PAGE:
Understanding Hypnotherapy Means Unlocking the Power of the Brain to Help Achieve a Better Quality of Life

Cynthia Crossman has always thrived on helping others achieve a better quality of life, and spent many years teaching yoga meditation. When she moved to Bend in 2015, Cynthia found a new calling as a hypnotherapist. “I saw the need for this in our community,” she says, “and it’s an exciting, innovative field.”  She trained with a hypnotherapist in Portland and was certified in 2017 through the Banyan Hypnosis Center.

Here, Cynthia shares insights on both old misconceptions and new applications of hypnotherapy.

Q: What do you want people to better understand about hypnosis? First, let’s clarify what hypnosis is NOT: it’s not entertainment and it’s not mind control. To be hypnotized, a person must want this on some level. I can’t hypnotize someone against their will.  During hypnosis, you are not asleep or unconscious. You actually are in a heightened state of awareness, but deeply relaxed. Hypnosis works with the subconscious mind, which is the database of our lives. The subconscious keeps all our experiences, thoughts, feelings, and habits in its library. We can access the subconscious through hypnosis to change thought patterns that cause problems for us.

Can you explain how hypnosis works in the brain? The conscious mind is very protective. Without it, we’d be overwhelmed by too many options and stimuli. But the conscious mind dislikes change, so we need to access the subconscious mind to form new, positive habits. Negative habits, like smoking, often simply settle in over time. We reset those desires through positive suggestions during hypnosis, such as, “I feel great being a non-smoker.” Sometimes, we need to resolve problems based in childhood experiences. Maybe a person is numbing feelings from past trauma. Through hypnosis we can go back to that time and reset the reaction to the experience, choosing a more positive path. The adult self can talk to the child self and reinforce the idea that it’s going to be okay. Hypnotherapy does not focus on reliving trauma–it’s more about understanding the event from an adult perspective and sharing that with the child self.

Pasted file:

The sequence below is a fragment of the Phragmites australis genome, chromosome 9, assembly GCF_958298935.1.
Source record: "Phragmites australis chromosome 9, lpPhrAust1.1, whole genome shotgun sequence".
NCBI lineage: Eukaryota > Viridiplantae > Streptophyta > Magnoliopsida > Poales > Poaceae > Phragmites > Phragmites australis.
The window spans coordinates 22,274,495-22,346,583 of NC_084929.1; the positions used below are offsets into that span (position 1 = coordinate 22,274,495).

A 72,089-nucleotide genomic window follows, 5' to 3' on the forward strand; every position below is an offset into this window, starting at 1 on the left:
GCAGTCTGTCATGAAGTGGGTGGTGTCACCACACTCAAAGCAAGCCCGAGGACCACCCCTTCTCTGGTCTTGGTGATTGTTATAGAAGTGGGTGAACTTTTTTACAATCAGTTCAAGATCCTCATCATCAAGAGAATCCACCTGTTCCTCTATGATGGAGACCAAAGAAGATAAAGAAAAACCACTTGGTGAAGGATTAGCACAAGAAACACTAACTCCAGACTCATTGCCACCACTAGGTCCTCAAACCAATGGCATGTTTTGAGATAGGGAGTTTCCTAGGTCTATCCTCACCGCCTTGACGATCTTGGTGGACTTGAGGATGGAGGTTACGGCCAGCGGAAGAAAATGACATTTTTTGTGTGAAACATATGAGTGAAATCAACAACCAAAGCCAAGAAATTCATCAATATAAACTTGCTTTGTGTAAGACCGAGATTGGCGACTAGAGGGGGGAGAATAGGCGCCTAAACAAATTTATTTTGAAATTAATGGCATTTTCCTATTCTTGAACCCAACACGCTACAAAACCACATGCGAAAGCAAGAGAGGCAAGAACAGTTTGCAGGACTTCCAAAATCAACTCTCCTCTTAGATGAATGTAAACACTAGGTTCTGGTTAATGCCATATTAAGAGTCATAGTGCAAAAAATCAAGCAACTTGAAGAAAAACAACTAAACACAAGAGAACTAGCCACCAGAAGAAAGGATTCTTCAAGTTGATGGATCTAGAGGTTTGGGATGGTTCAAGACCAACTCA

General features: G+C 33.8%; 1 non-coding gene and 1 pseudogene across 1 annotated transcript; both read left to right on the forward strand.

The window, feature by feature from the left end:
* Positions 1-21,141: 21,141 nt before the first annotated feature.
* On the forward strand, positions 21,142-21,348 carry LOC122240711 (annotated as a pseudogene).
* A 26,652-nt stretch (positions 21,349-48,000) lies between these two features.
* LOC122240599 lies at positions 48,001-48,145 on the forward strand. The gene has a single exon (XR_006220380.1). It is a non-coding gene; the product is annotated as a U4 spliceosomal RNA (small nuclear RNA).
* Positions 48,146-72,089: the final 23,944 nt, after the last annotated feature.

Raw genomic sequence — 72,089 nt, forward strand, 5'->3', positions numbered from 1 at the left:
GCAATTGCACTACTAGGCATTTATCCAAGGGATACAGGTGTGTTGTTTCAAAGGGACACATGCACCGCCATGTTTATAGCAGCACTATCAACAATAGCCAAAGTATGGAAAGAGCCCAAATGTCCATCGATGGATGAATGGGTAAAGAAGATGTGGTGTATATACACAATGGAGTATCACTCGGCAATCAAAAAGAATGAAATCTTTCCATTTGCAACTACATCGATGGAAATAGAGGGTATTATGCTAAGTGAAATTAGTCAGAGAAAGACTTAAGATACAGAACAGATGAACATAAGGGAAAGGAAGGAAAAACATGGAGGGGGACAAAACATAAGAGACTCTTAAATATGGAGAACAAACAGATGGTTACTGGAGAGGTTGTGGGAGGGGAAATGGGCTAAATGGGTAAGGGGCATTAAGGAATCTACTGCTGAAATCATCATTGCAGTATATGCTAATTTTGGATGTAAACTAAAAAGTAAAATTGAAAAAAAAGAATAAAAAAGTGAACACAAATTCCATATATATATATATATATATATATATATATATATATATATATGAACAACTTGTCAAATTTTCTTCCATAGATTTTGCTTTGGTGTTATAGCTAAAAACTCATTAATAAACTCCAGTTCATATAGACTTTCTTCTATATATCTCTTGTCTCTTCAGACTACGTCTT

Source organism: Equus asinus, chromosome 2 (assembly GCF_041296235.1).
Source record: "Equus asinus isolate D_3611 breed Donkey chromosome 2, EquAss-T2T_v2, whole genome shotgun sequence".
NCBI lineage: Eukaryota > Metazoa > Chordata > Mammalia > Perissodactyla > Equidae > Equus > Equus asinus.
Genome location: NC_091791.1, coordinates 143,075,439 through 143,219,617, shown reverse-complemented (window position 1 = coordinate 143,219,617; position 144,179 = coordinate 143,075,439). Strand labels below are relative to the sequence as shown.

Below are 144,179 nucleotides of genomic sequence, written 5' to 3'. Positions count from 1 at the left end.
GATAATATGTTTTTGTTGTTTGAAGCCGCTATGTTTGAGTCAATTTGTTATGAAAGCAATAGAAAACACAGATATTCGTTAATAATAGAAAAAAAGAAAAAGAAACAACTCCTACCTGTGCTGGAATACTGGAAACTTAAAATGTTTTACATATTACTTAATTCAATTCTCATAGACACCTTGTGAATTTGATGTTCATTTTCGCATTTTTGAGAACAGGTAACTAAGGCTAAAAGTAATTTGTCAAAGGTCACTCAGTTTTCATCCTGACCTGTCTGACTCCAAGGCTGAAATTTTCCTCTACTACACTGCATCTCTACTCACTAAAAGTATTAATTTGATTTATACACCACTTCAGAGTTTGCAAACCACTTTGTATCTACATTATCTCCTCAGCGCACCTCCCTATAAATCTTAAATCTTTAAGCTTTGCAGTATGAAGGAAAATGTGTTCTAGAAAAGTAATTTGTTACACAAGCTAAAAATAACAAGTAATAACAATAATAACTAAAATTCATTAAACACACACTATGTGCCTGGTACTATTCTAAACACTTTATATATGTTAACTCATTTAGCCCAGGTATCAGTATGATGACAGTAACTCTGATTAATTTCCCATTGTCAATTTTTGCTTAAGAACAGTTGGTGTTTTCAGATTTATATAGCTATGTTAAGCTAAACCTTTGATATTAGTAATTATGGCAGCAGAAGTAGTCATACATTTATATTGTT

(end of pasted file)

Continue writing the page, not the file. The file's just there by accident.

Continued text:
You’ve helped people with extreme weight loss. Can you tell us more about that process Virtual gastric bypass is a wonderful option for those who need to lose a significant amount of weight. Often their doctor has recommended surgical gastric bypass, which reduces the actual stomach volume. Virtual gastric bypass, through hypnosis, causes a person to believe their stomach is smaller. They eat smaller portions and feel satisfied with less food. During hypnosis, we first explore the person’s relationship with food—especially emotional eating. We have a positive conversation to realign these habits. Our second session involves visualizing the gastric bypass procedure, from arriving at the doctor’s office to the placement of a band around their stomach. It’s an alternative to surgery that is non-invasive, with no risk of infection or other complications.

Can hypnotherapy reduce chronic pain? Acute pain tells us when something is harming us. But chronic pain, such as back pain which affects millions of people, can mean the nerves and brain are set in a pattern that no longer serves us.  Sometimes anxiety from expecting discomfort is enough to trigger a desire for medication. We can disrupt that cycle and reduce the use of medication working in partnership with the client’s doctor.



Cynthia Crossman

Blue Heron Hypnotherapy

29 NW Greeley Ave, Bend